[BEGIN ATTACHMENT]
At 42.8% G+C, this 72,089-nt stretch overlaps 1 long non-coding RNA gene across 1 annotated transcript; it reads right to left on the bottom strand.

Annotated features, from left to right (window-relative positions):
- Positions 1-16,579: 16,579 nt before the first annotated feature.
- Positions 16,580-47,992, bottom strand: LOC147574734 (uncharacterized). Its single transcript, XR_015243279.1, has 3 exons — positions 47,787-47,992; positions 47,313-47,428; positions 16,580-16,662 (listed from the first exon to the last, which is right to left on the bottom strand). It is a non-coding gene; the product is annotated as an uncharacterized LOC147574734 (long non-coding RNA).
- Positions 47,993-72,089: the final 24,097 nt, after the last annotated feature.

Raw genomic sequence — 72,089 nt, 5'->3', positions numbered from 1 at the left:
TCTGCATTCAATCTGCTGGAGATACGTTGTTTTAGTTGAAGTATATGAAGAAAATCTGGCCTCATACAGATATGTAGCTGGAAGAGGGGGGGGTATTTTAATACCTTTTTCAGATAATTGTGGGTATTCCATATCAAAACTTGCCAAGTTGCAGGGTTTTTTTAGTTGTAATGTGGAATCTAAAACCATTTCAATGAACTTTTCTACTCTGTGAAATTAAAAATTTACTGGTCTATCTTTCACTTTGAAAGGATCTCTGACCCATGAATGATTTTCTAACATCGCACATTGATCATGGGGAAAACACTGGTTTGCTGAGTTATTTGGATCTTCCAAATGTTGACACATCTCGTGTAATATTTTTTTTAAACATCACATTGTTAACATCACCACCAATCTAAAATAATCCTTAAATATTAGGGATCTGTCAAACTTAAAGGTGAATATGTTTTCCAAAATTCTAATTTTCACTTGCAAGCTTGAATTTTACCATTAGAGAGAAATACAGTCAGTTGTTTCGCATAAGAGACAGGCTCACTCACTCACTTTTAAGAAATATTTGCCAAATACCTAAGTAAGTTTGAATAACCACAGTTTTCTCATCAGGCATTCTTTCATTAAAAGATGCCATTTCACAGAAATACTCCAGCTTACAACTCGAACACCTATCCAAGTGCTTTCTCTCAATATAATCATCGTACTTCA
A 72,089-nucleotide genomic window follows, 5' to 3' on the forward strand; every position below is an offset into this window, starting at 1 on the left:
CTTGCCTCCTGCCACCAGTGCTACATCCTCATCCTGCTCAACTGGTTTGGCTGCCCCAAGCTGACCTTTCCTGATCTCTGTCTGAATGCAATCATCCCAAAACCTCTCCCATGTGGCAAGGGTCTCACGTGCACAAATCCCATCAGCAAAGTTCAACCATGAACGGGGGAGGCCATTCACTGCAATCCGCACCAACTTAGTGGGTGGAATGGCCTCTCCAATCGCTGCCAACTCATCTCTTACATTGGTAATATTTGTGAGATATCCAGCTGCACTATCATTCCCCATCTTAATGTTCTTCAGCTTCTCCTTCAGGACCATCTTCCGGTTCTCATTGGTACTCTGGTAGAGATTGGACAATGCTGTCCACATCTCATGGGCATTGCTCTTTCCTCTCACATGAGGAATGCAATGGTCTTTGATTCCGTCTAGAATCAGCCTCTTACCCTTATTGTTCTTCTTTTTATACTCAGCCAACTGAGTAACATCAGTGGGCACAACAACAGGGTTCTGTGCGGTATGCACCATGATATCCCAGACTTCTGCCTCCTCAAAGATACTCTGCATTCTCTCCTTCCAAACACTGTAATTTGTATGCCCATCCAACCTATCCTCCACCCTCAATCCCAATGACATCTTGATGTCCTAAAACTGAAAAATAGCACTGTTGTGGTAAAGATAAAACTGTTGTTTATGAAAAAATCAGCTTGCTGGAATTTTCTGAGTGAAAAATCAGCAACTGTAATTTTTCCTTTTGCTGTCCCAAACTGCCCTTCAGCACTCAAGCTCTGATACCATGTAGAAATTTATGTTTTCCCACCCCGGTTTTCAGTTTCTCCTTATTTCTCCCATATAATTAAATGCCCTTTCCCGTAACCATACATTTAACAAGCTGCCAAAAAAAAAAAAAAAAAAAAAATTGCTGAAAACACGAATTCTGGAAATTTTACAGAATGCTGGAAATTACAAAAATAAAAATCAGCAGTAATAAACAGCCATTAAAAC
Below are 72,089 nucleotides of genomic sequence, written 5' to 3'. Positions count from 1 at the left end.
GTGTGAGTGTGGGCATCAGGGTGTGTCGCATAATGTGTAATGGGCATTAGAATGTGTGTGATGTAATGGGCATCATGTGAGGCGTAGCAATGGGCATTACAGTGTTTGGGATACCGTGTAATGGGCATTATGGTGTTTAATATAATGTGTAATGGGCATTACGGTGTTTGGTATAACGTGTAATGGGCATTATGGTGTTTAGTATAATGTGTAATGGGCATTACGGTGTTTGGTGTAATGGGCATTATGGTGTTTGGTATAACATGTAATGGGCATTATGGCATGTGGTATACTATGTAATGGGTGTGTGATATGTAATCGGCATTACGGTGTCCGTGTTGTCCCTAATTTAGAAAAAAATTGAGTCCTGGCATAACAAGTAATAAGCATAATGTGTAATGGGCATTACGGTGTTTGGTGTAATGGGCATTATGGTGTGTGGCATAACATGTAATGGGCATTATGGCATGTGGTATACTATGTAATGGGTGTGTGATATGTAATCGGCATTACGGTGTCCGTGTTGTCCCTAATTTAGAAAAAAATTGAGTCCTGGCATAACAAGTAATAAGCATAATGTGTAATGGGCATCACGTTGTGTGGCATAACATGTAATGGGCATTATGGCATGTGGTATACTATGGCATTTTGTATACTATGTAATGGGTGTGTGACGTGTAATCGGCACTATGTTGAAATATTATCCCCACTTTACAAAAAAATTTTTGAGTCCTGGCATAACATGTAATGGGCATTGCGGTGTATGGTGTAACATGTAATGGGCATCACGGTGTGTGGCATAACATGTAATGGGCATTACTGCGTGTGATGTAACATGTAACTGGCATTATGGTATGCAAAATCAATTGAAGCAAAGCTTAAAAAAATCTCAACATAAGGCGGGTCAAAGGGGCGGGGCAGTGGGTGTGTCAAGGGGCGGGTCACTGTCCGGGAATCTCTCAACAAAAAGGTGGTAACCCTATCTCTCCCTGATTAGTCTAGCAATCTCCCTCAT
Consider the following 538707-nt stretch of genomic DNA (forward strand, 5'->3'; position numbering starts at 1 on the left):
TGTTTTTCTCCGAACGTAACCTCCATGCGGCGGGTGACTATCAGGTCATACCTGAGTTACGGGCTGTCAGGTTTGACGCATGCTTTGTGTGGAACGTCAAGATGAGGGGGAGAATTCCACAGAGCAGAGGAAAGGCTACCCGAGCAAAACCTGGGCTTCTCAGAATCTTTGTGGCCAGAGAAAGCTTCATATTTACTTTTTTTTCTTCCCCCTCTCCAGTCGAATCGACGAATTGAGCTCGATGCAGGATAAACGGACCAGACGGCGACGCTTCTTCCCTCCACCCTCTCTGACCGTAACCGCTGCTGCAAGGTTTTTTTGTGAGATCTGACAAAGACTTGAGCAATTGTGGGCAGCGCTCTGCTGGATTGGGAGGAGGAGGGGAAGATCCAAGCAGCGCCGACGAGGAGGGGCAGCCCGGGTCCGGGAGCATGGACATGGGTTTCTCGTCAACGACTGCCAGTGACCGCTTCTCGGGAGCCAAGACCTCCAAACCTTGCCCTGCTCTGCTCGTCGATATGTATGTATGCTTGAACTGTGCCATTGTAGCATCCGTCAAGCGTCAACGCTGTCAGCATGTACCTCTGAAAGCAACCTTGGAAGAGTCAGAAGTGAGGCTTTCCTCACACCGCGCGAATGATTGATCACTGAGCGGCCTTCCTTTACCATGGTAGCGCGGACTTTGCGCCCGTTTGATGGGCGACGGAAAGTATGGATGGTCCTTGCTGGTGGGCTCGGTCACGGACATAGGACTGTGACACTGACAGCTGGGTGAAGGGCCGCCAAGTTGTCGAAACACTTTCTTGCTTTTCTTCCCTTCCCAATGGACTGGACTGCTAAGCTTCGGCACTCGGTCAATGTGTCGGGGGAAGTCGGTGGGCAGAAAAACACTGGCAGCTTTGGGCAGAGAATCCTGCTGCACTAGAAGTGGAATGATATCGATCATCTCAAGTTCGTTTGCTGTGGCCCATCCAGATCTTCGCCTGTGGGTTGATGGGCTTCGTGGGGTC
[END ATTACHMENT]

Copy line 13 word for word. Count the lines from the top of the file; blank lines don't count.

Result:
TGTTTTTCTCCGAACGTAACCTCCATGCGGCGGGTGACTATCAGGTCATACCTGAGTTACGGGCTGTCAGGTTTGACGCATGCTTTGTGTGGAACGTCAAGATGAGGGGGAGAATTCCACAGAGCAGAGGAAAGGCTACCCGAGCAAAACCTGGGCTTCTCAGAATCTTTGTGGCCAGAGAAAGCTTCATATTTACTTTTTTTTCTTCCCCCTCTCCAGTCGAATCGACGAATTGAGCTCGATGCAGGATAAACGGACCAGACGGCGACGCTTCTTCCCTCCACCCTCTCTGACCGTAACCGCTGCTGCAAGGTTTTTTTGTGAGATCTGACAAAGACTTGAGCAATTGTGGGCAGCGCTCTGCTGGATTGGGAGGAGGAGGGGAAGATCCAAGCAGCGCCGACGAGGAGGGGCAGCCCGGGTCCGGGAGCATGGACATGGGTTTCTCGTCAACGACTGCCAGTGACCGCTTCTCGGGAGCCAAGACCTCCAAACCTTGCCCTGCTCTGCTCGTCGATATGTATGTATGCTTGAACTGTGCCATTGTAGCATCCGTCAAGCGTCAACGCTGTCAGCATGTACCTCTGAAAGCAACCTTGGAAGAGTCAGAAGTGAGGCTTTCCTCACACCGCGCGAATGATTGATCACTGAGCGGCCTTCCTTTACCATGGTAGCGCGGACTTTGCGCCCGTTTGATGGGCGACGGAAAGTATGGATGGTCCTTGCTGGTGGGCTCGGTCACGGACATAGGACTGTGACACTGACAGCTGGGTGAAGGGCCGCCAAGTTGTCGAAACACTTTCTTGCTTTTCTTCCCTTCCCAATGGACTGGACTGCTAAGCTTCGGCACTCGGTCAATGTGTCGGGGGAAGTCGGTGGGCAGAAAAACACTGGCAGCTTTGGGCAGAGAATCCTGCTGCACTAGAAGTGGAATGATATCGATCATCTCAAGTTCGTTTGCTGTGGCCCATCCAGATCTTCGCCTGTGGGTTGATGGGCTTCGTGGGGTC